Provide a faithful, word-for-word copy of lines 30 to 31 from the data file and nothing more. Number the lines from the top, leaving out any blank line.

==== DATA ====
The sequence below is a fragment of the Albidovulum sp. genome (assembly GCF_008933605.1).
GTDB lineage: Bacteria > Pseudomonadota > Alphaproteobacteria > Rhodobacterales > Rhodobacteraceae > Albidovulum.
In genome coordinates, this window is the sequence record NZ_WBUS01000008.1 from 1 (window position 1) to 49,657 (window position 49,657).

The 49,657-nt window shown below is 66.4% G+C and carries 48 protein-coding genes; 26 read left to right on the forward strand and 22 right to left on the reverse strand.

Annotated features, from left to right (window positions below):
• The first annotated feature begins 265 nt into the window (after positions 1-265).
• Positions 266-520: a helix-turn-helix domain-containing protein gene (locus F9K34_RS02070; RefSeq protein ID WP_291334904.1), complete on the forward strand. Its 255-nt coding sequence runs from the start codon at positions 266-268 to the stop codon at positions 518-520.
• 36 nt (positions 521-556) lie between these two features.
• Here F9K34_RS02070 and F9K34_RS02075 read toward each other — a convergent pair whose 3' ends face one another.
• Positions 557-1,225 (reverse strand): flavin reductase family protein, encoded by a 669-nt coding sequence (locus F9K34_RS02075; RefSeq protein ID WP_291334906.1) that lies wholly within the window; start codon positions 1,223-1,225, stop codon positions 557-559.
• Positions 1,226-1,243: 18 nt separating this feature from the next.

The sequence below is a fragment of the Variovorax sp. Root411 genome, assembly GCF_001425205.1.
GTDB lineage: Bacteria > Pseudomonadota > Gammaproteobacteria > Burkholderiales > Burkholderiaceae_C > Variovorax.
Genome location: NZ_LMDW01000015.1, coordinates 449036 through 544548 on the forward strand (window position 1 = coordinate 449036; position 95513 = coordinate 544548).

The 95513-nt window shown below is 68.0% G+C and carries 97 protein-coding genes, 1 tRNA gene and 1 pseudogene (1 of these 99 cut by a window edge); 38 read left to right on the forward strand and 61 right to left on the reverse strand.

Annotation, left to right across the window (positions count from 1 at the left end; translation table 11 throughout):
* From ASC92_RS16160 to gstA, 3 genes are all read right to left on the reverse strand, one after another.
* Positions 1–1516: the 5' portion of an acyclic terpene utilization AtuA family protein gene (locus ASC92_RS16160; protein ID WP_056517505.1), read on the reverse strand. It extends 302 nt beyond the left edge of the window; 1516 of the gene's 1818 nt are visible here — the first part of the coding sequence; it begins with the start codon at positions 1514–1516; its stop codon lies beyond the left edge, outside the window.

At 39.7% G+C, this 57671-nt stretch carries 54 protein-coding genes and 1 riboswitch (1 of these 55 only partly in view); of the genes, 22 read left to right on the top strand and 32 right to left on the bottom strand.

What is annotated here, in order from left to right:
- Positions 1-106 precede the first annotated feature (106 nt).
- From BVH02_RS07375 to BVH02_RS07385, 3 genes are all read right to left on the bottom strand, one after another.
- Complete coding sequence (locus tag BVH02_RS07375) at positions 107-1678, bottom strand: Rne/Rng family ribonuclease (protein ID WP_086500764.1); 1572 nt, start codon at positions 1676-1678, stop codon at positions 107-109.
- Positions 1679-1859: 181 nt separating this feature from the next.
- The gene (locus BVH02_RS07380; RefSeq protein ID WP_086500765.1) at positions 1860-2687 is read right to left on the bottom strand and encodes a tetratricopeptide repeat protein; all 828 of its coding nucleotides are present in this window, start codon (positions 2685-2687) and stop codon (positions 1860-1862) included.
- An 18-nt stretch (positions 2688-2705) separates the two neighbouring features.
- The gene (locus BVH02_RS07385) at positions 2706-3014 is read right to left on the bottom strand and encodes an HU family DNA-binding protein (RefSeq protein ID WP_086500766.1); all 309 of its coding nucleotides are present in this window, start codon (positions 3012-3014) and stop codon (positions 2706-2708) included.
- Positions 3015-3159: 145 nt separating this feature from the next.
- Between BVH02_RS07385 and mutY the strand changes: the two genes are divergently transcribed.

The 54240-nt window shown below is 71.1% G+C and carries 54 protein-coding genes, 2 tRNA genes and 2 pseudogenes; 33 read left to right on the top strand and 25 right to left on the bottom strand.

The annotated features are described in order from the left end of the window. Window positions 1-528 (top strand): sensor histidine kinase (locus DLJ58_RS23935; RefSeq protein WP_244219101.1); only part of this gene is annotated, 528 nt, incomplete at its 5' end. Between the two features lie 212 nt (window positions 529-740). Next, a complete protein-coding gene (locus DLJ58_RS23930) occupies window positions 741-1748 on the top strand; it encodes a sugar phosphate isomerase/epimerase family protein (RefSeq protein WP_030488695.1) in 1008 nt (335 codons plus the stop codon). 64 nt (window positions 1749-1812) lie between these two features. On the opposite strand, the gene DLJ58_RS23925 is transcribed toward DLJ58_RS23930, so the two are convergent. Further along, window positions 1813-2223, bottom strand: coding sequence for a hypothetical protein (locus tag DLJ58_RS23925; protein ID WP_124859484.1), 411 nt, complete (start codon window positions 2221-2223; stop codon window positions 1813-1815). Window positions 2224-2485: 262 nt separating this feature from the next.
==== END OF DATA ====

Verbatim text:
The 54240-nt window shown below is 71.1% G+C and carries 54 protein-coding genes, 2 tRNA genes and 2 pseudogenes; 33 read left to right on the top strand and 25 right to left on the bottom strand.

The annotated features are described in order from the left end of the window. Window positions 1-528 (top strand): sensor histidine kinase (locus DLJ58_RS23935; RefSeq protein WP_244219101.1); only part of this gene is annotated, 528 nt, incomplete at its 5' end. Between the two features lie 212 nt (window positions 529-740). Next, a complete protein-coding gene (locus DLJ58_RS23930) occupies window positions 741-1748 on the top strand; it encodes a sugar phosphate isomerase/epimerase family protein (RefSeq protein WP_030488695.1) in 1008 nt (335 codons plus the stop codon). 64 nt (window positions 1749-1812) lie between these two features. On the opposite strand, the gene DLJ58_RS23925 is transcribed toward DLJ58_RS23930, so the two are convergent. Further along, window positions 1813-2223, bottom strand: coding sequence for a hypothetical protein (locus tag DLJ58_RS23925; protein ID WP_124859484.1), 411 nt, complete (start codon window positions 2221-2223; stop codon window positions 1813-1815). Window positions 2224-2485: 262 nt separating this feature from the next.